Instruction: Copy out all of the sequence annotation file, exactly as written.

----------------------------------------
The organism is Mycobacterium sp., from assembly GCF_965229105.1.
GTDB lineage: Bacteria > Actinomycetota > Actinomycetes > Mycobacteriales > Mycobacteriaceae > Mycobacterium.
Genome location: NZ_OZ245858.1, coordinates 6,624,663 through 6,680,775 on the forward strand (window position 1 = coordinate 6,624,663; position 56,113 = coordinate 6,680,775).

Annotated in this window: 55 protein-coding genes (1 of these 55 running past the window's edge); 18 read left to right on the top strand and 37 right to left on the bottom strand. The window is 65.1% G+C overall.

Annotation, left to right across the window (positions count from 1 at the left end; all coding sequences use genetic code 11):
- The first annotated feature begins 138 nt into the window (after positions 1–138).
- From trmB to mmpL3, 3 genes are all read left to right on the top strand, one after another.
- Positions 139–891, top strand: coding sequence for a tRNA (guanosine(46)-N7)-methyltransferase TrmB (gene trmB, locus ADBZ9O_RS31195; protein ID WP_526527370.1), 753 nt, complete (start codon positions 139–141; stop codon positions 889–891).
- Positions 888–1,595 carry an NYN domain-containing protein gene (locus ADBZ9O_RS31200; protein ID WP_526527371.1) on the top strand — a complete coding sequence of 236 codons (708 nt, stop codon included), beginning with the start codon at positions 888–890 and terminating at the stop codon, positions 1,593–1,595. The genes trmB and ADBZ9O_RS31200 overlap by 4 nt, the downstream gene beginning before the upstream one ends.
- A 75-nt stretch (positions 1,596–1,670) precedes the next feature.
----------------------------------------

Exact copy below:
The organism is Mycobacterium sp., from assembly GCF_965229105.1.
GTDB lineage: Bacteria > Actinomycetota > Actinomycetes > Mycobacteriales > Mycobacteriaceae > Mycobacterium.
Genome location: NZ_OZ245858.1, coordinates 6,624,663 through 6,680,775 on the forward strand (window position 1 = coordinate 6,624,663; position 56,113 = coordinate 6,680,775).

Annotated in this window: 55 protein-coding genes (1 of these 55 running past the window's edge); 18 read left to right on the top strand and 37 right to left on the bottom strand. The window is 65.1% G+C overall.

Annotation, left to right across the window (positions count from 1 at the left end; all coding sequences use genetic code 11):
- The first annotated feature begins 138 nt into the window (after positions 1–138).
- From trmB to mmpL3, 3 genes are all read left to right on the top strand, one after another.
- Positions 139–891, top strand: coding sequence for a tRNA (guanosine(46)-N7)-methyltransferase TrmB (gene trmB, locus ADBZ9O_RS31195; protein ID WP_526527370.1), 753 nt, complete (start codon positions 139–141; stop codon positions 889–891).
- Positions 888–1,595 carry an NYN domain-containing protein gene (locus ADBZ9O_RS31200; protein ID WP_526527371.1) on the top strand — a complete coding sequence of 236 codons (708 nt, stop codon included), beginning with the start codon at positions 888–890 and terminating at the stop codon, positions 1,593–1,595. The genes trmB and ADBZ9O_RS31200 overlap by 4 nt, the downstream gene beginning before the upstream one ends.
- A 75-nt stretch (positions 1,596–1,670) precedes the next feature.